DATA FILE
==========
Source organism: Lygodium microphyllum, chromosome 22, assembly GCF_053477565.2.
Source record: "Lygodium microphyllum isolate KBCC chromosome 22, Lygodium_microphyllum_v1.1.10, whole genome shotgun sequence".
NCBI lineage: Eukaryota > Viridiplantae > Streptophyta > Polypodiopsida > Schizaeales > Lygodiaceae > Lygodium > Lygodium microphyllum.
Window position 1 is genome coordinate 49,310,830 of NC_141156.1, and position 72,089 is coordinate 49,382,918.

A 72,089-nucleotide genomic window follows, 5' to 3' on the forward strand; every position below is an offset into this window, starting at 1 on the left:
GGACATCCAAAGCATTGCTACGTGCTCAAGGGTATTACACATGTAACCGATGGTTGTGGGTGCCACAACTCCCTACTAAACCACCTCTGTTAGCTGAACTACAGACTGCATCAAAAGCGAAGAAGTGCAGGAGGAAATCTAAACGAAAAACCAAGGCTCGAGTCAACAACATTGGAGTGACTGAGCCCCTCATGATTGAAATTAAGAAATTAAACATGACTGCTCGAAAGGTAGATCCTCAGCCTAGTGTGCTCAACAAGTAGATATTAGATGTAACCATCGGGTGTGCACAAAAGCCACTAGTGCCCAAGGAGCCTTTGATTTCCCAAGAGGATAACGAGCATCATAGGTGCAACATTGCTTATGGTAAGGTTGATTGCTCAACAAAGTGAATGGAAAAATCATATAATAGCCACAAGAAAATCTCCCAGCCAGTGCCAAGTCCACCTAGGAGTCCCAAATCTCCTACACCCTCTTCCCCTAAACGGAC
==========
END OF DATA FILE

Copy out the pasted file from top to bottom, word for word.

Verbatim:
Source organism: Lygodium microphyllum, chromosome 22, assembly GCF_053477565.2.
Source record: "Lygodium microphyllum isolate KBCC chromosome 22, Lygodium_microphyllum_v1.1.10, whole genome shotgun sequence".
NCBI lineage: Eukaryota > Viridiplantae > Streptophyta > Polypodiopsida > Schizaeales > Lygodiaceae > Lygodium > Lygodium microphyllum.
Window position 1 is genome coordinate 49,310,830 of NC_141156.1, and position 72,089 is coordinate 49,382,918.

A 72,089-nucleotide genomic window follows, 5' to 3' on the forward strand; every position below is an offset into this window, starting at 1 on the left:
GGACATCCAAAGCATTGCTACGTGCTCAAGGGTATTACACATGTAACCGATGGTTGTGGGTGCCACAACTCCCTACTAAACCACCTCTGTTAGCTGAACTACAGACTGCATCAAAAGCGAAGAAGTGCAGGAGGAAATCTAAACGAAAAACCAAGGCTCGAGTCAACAACATTGGAGTGACTGAGCCCCTCATGATTGAAATTAAGAAATTAAACATGACTGCTCGAAAGGTAGATCCTCAGCCTAGTGTGCTCAACAAGTAGATATTAGATGTAACCATCGGGTGTGCACAAAAGCCACTAGTGCCCAAGGAGCCTTTGATTTCCCAAGAGGATAACGAGCATCATAGGTGCAACATTGCTTATGGTAAGGTTGATTGCTCAACAAAGTGAATGGAAAAATCATATAATAGCCACAAGAAAATCTCCCAGCCAGTGCCAAGTCCACCTAGGAGTCCCAAATCTCCTACACCCTCTTCCCCTAAACGGAC